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LC002

Other Names: DermaVir, DermaVir patch
Drug Class: Therapeutic Vaccines
Company: Genetic Immunity
Phase of Development: LC002 is in Phase II development as a therapeutic HIV vaccine.
Patent Version Content

Pharmacology


Mechanism of Action: Therapeutic vaccine. LC002 is a DNA-based therapeutic HIV vaccine.1 Therapeutic vaccines are being investigated as an immunotherapeutic approach to correcting HIV-associated immune dysfunction, such as impaired dendritic cell (DC) responses to HIV and suboptimal adaptive immune responses (including HIV-specific T cell responses).3-6 A therapeutic vaccine may potentially increase the effectiveness of ART, simplify ART regimens, or allow for periodic structured treatment interruptions. A successful therapeutic vaccine would either completely eradicate the virus or improve an individual’s immune response sufficiently to suppress viral replication without ART. In either case, a therapeutic vaccine would help to circumvent a lifetime of ART.7

LC002 is a synthetic nanomedicine constructed of a polymer envelope and a single plasmid DNA core encoding 15 clade B HIV antigens. The vaccine is modified to ensure that its expressed antigens are incapable of integration or replication.2,8-10 LC002 is a topically administered vaccine. After administration, LC002 nanoparticles are absorbed by Langerhans cells on the skin surface; subsequently, Langerhans cells mature into dendritic cells (DC), which then migrate to draining lymph nodes and express the encoded HIV antigens. The 15 expressed HIV proteins assemble into complex virus-like particles (VLP+), allowing for 1) DC presentation of a high number of HIV epitopes to naive T cells 2) precursor/memory T cell activation, and 3) HIV-specific T cell responses capable of destroying HIV-infected cells.8,10 LC002 vaccination may potentially aid in reducing or suppressing viral load without ART and clearing of the latent HIV reservoir when used in a multi-agent combination approach.2,9,11

In a Phase II trial (NCT00711230) involving treatment-naive individuals with HIV, LC002’s immunogenicity and ability to lower plasma viral load was demonstrated at a medium dose level of 0.4 mg.11,12 The immunogencitiy of LC002 has also been shown in some individuals with chronic HIV infection on suppressive ART.8,9


Select Clinical Trials


Study Identifiers: ACTG 5176; A5176; NCT00270205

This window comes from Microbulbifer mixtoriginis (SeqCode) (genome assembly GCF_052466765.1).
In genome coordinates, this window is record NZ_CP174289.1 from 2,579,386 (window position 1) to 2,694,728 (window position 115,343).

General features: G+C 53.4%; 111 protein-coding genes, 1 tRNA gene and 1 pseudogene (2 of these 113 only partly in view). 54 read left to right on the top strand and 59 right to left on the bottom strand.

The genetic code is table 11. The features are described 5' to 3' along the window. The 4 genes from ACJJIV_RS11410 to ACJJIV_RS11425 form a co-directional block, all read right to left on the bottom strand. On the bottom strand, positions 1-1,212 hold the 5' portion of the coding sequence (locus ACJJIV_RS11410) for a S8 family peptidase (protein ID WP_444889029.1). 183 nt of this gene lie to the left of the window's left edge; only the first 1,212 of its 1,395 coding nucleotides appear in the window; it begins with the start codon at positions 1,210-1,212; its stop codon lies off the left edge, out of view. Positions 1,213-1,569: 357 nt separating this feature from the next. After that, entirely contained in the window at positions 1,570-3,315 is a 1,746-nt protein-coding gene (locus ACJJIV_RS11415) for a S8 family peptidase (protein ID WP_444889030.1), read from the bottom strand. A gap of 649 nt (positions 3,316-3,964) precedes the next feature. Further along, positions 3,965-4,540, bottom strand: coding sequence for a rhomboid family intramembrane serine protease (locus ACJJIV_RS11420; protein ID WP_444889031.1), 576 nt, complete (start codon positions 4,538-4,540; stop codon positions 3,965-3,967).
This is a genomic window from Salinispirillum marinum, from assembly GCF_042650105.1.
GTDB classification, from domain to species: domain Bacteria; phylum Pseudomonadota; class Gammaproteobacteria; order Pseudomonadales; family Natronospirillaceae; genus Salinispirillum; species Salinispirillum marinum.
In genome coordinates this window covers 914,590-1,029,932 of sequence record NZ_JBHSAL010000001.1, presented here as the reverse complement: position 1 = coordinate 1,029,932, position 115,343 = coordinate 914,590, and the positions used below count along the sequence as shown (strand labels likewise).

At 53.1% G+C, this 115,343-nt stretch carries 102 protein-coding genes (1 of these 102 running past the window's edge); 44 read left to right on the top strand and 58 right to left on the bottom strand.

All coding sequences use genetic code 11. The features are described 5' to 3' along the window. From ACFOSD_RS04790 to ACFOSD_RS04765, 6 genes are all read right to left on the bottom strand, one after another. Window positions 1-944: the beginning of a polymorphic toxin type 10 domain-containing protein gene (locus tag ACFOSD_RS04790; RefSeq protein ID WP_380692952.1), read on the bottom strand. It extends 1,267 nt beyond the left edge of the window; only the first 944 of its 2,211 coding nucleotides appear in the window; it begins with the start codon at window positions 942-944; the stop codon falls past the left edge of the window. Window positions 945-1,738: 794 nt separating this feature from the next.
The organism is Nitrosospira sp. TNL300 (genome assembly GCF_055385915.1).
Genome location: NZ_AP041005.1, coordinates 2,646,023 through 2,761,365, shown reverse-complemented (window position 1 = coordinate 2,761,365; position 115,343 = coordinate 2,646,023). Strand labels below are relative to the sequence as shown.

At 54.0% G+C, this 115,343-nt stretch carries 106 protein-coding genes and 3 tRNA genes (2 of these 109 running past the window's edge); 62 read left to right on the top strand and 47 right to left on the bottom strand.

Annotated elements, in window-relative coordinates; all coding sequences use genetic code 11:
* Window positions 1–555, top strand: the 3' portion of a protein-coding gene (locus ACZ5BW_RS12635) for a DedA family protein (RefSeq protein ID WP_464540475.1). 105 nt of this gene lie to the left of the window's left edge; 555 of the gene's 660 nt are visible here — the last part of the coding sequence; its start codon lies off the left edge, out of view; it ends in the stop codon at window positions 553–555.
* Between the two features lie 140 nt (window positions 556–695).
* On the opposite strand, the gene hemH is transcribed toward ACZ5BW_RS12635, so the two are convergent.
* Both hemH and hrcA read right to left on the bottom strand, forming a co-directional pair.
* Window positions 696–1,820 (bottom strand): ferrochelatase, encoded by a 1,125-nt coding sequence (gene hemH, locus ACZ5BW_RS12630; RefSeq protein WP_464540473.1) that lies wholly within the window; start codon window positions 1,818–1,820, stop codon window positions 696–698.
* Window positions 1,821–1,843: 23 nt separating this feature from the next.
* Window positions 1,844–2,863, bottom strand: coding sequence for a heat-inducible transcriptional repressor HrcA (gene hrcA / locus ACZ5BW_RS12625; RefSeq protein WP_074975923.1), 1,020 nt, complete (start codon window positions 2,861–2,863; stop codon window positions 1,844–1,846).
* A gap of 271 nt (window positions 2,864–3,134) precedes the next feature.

Sponsor: National Institute of Allergy and Infectious Diseases (NIAID)
Phase: I/II
Status: This study has been completed.
Study Purpose: The purpose of this dose-escalating study was to evaluate the safety, tolerability, and immunogenicity of LC002 in individuals with chronic HIV infection.
Study Population:
  • Participants were adults with chronic HIV who had been receiving a stable ART regimen (with no changes or interruptions for more than 4 consecutive days) for at least 12 weeks before study entry.
  • Participants were receiving ART regimens containing at least 2 different ARV drug classes.
  • Participants had HIV RNA <50 copies/mL in the past 30 days before study entry and CD4 counts >350 cells/mm3 in the past 12 weeks before study entry. Participants had nadir CD4 counts of >250 cells/mm3.
Dosing: Participants were sequentially enrolled into 1 of 3 groups, from low to high dose. Within each group, participants were randomized to receive either LC002 or placebo, each topically administered using a skin preparation device (DermaPrep) and patch.
  • Low-dose: LC002 (0.1 mg) or placebo administered over 2 skin sites at Weeks 1, 7, and 13
  • Medium-dose: LC002 (0.4 mg) or placebo administered over 4 skin sites at Weeks 1, 7, and 13
  • High-dose: LC002 (0.4 mg) or placebo administered over 4 skin sites at Weeks 0, 1, 6, 7, 12, and 13.9,13,14
Selected Study Results:
Study Identifiers: GIEU006; NCT00711230
Sponsor: Genetic Immunity
Phase: II
Status: This study has been completed.
Study Purpose: The purpose of this dose-finding study was to evaluate the safety, tolerability, immunogenicity, and antiviral efficacy of LC002 in treatment-naive individuals with HIV.
Study Population:
  • Participants were treatment-naive adults with HIV.